A FORMER mayor has told of her pride at keeping a community centre going, despite it losing all of its public funding.
Councillor Olwyn Peters is chairwoman of Whale Hill Community Centre in Eston, Middlesbrough, which lost all council contributions in April last year after receiving £260,000 from Redcar and Cleveland Borough Council in the six years up to 2012.
Coun Peters, a Labour member who previously held the borough's chains of office, said the community group had been going for 30 years.
As well as providing typical community activities like mother-and-toddler groups it also operates back-to-work and education programmes.
Coun Peters explained the community association, which needed to raise about £63,000-a-year to survive, had kept going by laying off paid workers, working with private business, applying for grants from a wide range of other sources and asking more from volunteers and the community.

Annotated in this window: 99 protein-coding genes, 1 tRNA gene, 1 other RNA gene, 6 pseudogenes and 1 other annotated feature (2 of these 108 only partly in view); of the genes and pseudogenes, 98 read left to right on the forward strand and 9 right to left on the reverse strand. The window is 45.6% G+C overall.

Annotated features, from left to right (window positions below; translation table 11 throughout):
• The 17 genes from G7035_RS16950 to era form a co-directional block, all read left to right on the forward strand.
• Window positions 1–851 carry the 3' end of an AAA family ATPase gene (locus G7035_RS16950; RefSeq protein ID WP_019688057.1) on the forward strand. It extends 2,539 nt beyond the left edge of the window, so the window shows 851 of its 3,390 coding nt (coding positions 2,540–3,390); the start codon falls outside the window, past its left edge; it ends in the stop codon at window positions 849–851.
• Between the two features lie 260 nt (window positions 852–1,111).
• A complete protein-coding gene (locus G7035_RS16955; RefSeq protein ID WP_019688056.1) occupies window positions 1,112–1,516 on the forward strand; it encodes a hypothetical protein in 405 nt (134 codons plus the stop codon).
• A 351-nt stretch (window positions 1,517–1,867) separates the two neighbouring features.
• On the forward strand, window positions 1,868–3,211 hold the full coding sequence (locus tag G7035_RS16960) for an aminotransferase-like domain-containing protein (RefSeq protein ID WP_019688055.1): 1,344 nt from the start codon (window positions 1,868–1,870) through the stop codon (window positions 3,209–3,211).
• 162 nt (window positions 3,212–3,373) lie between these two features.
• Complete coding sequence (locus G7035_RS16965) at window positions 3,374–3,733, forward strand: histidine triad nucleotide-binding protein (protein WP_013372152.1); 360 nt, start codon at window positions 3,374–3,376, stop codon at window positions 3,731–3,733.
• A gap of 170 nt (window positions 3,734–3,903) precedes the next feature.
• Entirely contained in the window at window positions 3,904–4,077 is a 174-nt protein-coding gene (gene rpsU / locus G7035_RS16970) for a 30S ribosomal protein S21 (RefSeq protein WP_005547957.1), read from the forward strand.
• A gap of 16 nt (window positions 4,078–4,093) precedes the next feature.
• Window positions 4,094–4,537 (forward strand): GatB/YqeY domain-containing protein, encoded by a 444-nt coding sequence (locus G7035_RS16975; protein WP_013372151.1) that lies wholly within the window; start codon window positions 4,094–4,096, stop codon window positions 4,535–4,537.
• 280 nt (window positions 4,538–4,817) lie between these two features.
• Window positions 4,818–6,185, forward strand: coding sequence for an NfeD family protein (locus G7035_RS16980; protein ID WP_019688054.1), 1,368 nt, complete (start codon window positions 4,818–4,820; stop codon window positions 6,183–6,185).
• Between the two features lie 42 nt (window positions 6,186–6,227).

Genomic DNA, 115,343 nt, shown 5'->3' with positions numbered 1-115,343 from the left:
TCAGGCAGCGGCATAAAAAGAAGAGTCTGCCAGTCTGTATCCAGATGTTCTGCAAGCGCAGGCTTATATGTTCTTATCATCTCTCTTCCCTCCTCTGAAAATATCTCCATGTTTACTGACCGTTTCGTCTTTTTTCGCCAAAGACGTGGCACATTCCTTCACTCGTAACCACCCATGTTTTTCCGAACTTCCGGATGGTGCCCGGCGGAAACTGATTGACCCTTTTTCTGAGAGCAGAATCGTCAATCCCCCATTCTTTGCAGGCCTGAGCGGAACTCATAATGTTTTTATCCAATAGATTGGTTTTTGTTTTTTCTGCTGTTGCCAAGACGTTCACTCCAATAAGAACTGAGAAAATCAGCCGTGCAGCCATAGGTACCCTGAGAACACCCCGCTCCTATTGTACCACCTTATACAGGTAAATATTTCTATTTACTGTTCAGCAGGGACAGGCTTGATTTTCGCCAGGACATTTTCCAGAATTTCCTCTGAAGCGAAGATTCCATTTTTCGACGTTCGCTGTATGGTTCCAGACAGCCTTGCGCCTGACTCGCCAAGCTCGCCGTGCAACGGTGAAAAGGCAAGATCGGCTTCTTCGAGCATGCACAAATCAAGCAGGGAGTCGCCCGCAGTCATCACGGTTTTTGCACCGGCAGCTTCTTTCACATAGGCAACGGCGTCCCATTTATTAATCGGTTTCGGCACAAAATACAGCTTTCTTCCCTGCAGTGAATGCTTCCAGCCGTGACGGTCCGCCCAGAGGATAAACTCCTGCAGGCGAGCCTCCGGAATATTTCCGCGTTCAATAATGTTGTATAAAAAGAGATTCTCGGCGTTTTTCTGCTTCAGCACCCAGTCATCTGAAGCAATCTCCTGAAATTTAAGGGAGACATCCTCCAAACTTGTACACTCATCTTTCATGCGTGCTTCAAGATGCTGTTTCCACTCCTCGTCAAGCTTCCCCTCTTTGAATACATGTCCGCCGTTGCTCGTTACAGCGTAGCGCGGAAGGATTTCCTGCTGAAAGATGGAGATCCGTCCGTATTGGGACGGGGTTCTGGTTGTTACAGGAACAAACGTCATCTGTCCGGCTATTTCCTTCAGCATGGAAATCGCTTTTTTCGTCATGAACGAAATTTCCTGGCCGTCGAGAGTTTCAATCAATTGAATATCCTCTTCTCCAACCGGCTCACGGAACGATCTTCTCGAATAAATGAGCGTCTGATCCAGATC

She said: “We had to lay off three top-class workers. I went in to our volunteers with the keys to the centre and said, ‘do we hand these to the council and give up, or do we carry on?’
"It was the hardest decision, but the response was overwhelming to carry on. We operate the same projects and serve the community in the same way.
“It amounted to a total retake on how we ran the centre. We looked at everything from our running costs to funding. I couldn’t be more proud of everyone who has helped keep this place going, it’s part of the lifeblood of our community.”
Jim Higgins, of nearby Normanby, who has stood for the council as an Eston Independent on two occasions, submitted a Freedom of Information request to the council which revealed the sums it had received from the authority.
The £266,000 it had been allocated, included payments from grants, usually from the Government, to be administered via the council for charitable causes.
In response, Coun Peters, pointed out other groups had also received large amounts of money, ranging from £52,000 to £509,000 during the same period.